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Automotive industry

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Australia’s loss of economic complexity is leading to a primitive economy in which the nation’s share of the value of its products shrinks and living standards fall. Marija Piliponyte/Shutterstock

For want of industry policy, our living standards are set to fall

Australia faces a fall in living standards unless policy action is taken. This is due to de-industrialisation and loss of economic complexity. The higher the economic complexity, the stronger the economy’s…
Workers who lost jobs at the Port Kembla Steelworks have faced mixed fortunes. AAP/Dean Lewins

The story of steel maps the job future for car workers

Prime Minister Tony Abbott is right when he describes Australia’s car industry workers as “highly skilled people, adaptable people”. He has also been saying this week that the departure of Toyota and Holden…
Efficient manufacturing depends largely on scale, and Australia’s car production numbers have fallen. AAP/Adi Weda

Car manufacturing numbers just don’t stack up

Now that the final nail has been hammered in to the car industry’s coffin, what does it mean for the Australian economy? As always, the data is a good place to start. Efficient manufacturing depends largely…
Prime Minister Tony Abbott is betting the rapid demise of Australia’s automotive sector can be contained politically. Alan Porritt/AAP

Managed decline to rapid demise: Abbott’s car industry gamble

For the past 30 years, Australian automotive industry policies can be characterised as managed decline. Beginning in the 1980s with the Button Plan, the aim of policy was to consolidate the industry and…
The impact of job loss on car industry workers is multifaceted, and those arguing ‘better jobs’ will emerge could be fooling themselves. Julian Smith/AAP

What the departure of Toyota, Holden and Ford really means for workers

People change jobs constantly, and the jobs lost in car manufacturing closures are insignificant in the context of total job changes - no different to everyday job changes. So say some commentators opining…
Do I look like I need leading? Linda Tanner

Why autocratic bosses are a dying breed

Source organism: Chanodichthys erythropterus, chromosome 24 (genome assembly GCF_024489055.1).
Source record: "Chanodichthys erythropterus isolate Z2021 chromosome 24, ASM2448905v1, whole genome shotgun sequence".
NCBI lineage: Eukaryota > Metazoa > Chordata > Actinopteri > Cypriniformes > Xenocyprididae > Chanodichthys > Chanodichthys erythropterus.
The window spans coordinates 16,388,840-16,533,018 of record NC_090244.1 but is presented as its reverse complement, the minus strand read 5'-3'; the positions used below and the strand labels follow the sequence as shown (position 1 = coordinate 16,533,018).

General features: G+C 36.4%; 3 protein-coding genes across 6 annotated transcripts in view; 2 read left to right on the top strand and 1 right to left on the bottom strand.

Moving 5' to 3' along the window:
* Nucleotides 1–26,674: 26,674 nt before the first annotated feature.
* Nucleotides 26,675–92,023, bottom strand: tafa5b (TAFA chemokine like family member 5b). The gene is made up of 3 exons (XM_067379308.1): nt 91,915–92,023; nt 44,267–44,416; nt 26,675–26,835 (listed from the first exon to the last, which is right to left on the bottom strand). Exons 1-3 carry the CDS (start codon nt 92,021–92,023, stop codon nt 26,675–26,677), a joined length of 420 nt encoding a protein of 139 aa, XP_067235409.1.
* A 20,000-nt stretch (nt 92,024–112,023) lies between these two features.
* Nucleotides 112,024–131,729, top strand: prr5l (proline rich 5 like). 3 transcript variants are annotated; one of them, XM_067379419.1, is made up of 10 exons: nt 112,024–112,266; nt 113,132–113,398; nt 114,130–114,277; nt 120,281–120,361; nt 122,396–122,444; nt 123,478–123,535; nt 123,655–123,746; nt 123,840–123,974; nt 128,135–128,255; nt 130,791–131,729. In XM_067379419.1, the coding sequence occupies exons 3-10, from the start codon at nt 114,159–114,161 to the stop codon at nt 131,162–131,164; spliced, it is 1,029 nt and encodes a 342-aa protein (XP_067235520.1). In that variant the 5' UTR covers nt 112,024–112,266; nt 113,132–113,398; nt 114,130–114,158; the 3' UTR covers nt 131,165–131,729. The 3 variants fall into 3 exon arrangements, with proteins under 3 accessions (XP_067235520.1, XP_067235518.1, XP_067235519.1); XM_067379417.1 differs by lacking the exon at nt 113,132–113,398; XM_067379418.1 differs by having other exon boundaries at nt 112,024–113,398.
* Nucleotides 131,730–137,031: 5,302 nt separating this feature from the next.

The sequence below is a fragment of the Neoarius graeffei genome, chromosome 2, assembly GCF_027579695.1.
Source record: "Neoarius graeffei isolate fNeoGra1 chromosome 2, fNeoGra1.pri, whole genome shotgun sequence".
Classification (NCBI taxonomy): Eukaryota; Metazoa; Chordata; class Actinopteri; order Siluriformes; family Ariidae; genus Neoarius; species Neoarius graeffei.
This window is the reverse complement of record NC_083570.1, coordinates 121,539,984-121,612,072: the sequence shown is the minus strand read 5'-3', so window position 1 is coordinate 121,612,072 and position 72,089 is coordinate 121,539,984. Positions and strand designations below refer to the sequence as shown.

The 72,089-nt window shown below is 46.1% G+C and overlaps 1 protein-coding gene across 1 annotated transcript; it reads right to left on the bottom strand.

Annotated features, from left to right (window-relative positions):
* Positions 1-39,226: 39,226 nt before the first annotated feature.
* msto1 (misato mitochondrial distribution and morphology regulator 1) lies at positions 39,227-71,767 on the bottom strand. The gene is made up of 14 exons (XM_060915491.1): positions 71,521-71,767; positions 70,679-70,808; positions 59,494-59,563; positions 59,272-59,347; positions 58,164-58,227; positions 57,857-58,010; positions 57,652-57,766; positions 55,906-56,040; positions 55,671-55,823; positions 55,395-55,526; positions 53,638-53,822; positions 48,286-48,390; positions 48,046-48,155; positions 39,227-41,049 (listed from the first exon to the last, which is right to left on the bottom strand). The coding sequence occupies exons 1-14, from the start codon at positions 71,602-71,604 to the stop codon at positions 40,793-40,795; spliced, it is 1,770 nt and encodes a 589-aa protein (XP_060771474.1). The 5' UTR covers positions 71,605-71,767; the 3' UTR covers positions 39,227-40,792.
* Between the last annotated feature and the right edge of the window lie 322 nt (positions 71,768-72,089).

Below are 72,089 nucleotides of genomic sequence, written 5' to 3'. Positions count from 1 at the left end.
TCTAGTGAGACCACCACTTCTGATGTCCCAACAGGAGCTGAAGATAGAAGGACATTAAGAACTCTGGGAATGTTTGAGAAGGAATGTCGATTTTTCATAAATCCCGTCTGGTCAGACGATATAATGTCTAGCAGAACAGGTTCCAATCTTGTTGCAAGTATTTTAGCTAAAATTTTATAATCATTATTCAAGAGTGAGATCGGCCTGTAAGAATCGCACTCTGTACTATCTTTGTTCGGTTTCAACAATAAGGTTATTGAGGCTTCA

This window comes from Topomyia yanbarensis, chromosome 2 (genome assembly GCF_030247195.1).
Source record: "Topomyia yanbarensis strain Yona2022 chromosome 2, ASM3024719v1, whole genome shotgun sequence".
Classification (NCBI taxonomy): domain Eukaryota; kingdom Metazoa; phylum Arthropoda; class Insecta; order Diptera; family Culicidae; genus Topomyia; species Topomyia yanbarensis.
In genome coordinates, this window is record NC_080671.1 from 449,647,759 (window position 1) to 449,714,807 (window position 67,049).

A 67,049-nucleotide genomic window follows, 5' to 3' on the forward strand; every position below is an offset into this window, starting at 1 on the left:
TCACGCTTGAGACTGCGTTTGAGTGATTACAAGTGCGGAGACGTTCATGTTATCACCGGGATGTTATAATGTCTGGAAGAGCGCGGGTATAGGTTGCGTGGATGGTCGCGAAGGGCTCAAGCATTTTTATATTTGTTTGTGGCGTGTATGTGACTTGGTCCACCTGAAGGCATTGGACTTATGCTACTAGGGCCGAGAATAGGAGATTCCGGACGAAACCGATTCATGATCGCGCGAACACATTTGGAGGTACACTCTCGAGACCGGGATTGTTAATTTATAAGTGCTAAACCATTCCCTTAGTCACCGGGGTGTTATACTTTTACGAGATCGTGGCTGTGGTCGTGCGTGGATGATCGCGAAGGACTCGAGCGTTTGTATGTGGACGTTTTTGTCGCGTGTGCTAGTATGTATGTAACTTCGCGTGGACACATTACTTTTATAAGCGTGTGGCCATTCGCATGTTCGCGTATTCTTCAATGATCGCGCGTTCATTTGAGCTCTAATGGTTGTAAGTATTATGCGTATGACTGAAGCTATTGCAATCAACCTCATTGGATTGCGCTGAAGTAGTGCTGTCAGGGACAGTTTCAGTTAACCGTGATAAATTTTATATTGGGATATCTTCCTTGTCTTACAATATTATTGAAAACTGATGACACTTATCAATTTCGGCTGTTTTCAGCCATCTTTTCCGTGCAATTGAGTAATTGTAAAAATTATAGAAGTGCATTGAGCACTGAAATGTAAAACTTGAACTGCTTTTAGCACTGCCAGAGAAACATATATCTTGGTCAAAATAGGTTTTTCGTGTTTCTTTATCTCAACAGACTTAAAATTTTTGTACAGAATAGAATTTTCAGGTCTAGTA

The idea that everyone wants leadership and wants to be led is a popular one, especially among corporate CEOs, but how true is it? Recent political events in Ukraine and Thailand should focus business…
The right policy settings will drive Australia toward a creative economy that produces knowledge and information. Paul Gorbould

From manufacturing’s ashes a creative economy could rise

General Motors Holden’s decision to pull the pin on its Melbourne manufacturing plant spurred renewed debate around government-subsidised industry sectors. But instead of throwing money into a flailing…
Those scrutinising government support of the car industry have changed their views over time. judepics/Flickr

Measuring the fallout of Holden’s ‘perfect storm’

For many decades, Australians have regarded a local car industry as a demonstration of our domestic capability. Sometimes, we have paid dearly for our enthusiasm. In the late 1970s, import quotas limited…
The withdrawal of General Motors in Australia follows the step back of government support for GMH in the US. Hugo90/Flickr

Moving on: Holden closure shows we need a new growth agenda

General Motors has confirmed it will cease manufacturing in Australia from 2017, citing a “perfect storm of negative influences”. GM chairman Dan Akerson said these forces include “the sustained strength…
What now for Holden workers? Julian Smith/AAP

Walking away from Holden: Abbott finishes what Hewson started

“Building cars in Australia is just not sustainable.” That was GM Holden managing director Mike Devereux, announcing the closure of Holden. Ominous words for Toyota as well. Toyota responded that Holden’s…
Holden may shut up shop in Australia, and the government is already considering the fallout. Lukas Coch/AAP

Adding up the flow-on effects of a Holden closure

The idea of further government support for the ailing automotive industry (AKA the Holden problem) generates considerable political and economic debate. For economists and business academics, it comes…
Electric cars won’t solve this. Michael Loke

Green cars? Electric vehicles are marketing a myth

“What is the value of zero?” asks the seductive commercial for the new Nissan Leaf (due to launch in Australia in April). Set against a montage of natural and man-made images of “0”, the Leaf advert asks…
Future freeways could be very different places. johnsnape

The beginning of the end for automobility?

Car travel is becoming a victim of its own success. If we in the West had only kept cars for ourselves, automobility could have survived much longer. But we shared them with the rest of the world, and…
Times have changed; the car industry needs to catch up. aussiefordadverts/Flickr

Australian car industry needs lower emissions, not handouts

The Australian Government has been bailing out automotive manufacturers since 1985. Both that year’s Button Plan and the 2008 Bracks Report recommended restructure and additional funding. But unless the…
Would Australia’s automotive industry survive without government assistance?

Australia’s handout-addicted car industry needs some tough love

The Federal Government will contribute millions of dollars to Australian car manufacturers Holden and Ford in an effort to keep Australia’s automotive sector afloat. The government will add $34 million…

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